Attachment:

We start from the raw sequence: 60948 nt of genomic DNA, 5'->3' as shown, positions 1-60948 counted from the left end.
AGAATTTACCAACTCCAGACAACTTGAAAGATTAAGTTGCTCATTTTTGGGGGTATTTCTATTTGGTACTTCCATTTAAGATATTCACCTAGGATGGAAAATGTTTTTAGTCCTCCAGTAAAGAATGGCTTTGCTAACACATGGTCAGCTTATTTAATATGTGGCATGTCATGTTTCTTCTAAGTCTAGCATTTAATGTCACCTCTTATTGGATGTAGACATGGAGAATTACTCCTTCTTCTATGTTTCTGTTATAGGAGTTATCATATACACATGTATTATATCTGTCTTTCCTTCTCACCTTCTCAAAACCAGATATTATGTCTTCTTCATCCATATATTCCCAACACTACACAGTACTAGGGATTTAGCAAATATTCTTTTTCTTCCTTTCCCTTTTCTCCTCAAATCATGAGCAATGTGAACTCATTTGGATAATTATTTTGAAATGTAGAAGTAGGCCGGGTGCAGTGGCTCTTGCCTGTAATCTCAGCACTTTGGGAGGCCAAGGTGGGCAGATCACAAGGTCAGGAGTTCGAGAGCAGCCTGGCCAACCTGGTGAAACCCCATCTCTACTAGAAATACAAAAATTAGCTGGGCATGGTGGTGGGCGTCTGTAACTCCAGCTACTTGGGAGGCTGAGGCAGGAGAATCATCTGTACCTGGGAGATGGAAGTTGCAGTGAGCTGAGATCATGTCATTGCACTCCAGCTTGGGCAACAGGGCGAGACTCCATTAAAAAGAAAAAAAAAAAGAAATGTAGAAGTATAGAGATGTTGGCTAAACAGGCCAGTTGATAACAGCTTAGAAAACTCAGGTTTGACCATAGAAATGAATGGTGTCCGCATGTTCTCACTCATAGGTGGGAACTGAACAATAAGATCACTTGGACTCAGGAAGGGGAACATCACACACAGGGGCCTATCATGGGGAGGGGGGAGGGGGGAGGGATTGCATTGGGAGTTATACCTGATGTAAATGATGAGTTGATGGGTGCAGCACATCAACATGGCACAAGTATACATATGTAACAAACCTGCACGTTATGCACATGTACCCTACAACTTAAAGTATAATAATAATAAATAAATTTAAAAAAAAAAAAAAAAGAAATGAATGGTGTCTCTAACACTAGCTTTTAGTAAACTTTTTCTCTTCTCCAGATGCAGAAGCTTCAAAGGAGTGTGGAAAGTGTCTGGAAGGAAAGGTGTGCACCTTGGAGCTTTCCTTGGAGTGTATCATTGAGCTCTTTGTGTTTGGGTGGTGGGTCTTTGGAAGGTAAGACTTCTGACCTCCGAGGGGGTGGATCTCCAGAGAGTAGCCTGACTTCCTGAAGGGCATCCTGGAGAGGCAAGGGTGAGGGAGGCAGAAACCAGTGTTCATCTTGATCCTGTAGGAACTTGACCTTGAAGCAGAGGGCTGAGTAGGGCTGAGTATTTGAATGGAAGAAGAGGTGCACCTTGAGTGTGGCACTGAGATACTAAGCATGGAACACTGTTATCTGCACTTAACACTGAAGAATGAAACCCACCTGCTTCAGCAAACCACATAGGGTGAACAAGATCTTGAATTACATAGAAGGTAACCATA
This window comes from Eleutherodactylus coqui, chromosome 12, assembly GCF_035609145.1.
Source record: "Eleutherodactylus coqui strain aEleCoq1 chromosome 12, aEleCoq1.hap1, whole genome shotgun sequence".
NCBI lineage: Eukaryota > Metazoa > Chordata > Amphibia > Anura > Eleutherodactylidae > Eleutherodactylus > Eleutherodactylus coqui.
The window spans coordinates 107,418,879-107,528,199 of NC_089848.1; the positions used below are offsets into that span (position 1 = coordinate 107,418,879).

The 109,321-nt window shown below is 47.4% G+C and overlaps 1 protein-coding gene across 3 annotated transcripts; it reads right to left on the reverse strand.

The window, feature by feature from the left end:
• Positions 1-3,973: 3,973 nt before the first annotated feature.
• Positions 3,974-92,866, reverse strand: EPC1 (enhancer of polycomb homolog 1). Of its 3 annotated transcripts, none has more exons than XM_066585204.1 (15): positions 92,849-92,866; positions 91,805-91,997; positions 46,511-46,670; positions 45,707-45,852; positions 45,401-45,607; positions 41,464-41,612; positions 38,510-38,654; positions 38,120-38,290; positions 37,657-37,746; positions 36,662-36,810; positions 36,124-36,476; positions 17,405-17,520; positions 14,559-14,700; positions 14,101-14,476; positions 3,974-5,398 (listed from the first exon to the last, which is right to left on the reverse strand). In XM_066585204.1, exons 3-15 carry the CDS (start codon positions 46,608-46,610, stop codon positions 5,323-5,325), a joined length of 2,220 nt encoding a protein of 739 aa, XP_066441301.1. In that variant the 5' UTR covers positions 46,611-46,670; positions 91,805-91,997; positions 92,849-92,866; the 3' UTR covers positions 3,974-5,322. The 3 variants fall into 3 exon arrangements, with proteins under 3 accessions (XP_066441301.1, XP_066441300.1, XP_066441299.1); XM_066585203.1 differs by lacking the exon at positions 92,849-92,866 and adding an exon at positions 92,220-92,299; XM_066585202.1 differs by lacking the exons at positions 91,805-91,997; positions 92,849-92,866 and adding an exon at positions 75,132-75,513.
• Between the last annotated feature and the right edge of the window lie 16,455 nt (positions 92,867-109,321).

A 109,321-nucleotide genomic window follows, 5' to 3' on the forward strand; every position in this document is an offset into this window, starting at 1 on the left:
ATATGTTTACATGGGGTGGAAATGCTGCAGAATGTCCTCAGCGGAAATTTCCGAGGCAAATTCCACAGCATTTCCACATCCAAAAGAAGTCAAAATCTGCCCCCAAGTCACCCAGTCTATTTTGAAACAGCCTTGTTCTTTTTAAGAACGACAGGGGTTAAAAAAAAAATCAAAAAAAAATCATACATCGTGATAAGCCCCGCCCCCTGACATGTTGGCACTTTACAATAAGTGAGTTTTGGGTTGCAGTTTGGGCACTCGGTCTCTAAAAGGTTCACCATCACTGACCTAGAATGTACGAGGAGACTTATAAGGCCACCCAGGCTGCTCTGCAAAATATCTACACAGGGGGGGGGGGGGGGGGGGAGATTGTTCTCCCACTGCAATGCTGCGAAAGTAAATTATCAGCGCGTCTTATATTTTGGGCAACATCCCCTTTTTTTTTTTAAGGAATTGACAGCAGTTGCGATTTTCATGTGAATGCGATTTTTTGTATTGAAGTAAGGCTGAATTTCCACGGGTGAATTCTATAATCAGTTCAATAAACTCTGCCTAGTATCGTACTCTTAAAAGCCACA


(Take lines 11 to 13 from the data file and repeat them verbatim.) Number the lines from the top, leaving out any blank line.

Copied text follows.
• Between the last annotated feature and the right edge of the window lie 16,455 nt (positions 92,867-109,321).

A 109,321-nucleotide genomic window follows, 5' to 3' on the forward strand; every position in this document is an offset into this window, starting at 1 on the left:
ATATGTTTACATGGGGTGGAAATGCTGCAGAATGTCCTCAGCGGAAATTTCCGAGGCAAATTCCACAGCATTTCCACATCCAAAAGAAGTCAAAATCTGCCCCCAAGTCACCCAGTCTATTTTGAAACAGCCTTGTTCTTTTTAAGAACGACAGGGGTTAAAAAAAAAATCAAAAAAAAATCATACATCGTGATAAGCCCCGCCCCCTGACATGTTGGCACTTTACAATAAGTGAGTTTTGGGTTGCAGTTTGGGCACTCGGTCTCTAAAAGGTTCACCATCACTGACCTAGAATGTACGAGGAGACTTATAAGGCCACCCAGGCTGCTCTGCAAAATATCTACACAGGGGGGGGGGGGGGGGGGGAGATTGTTCTCCCACTGCAATGCTGCGAAAGTAAATTATCAGCGCGTCTTATATTTTGGGCAACATCCCCTTTTTTTTTTTAAGGAATTGACAGCAGTTGCGATTTTCATGTGAATGCGATTTTTTGTATTGAAGTAAGGCTGAATTTCCACGGGTGAATTCTATAATCAGTTCAATAAACTCTGCCTAGTATCGTACTCTTAAAAGCCACA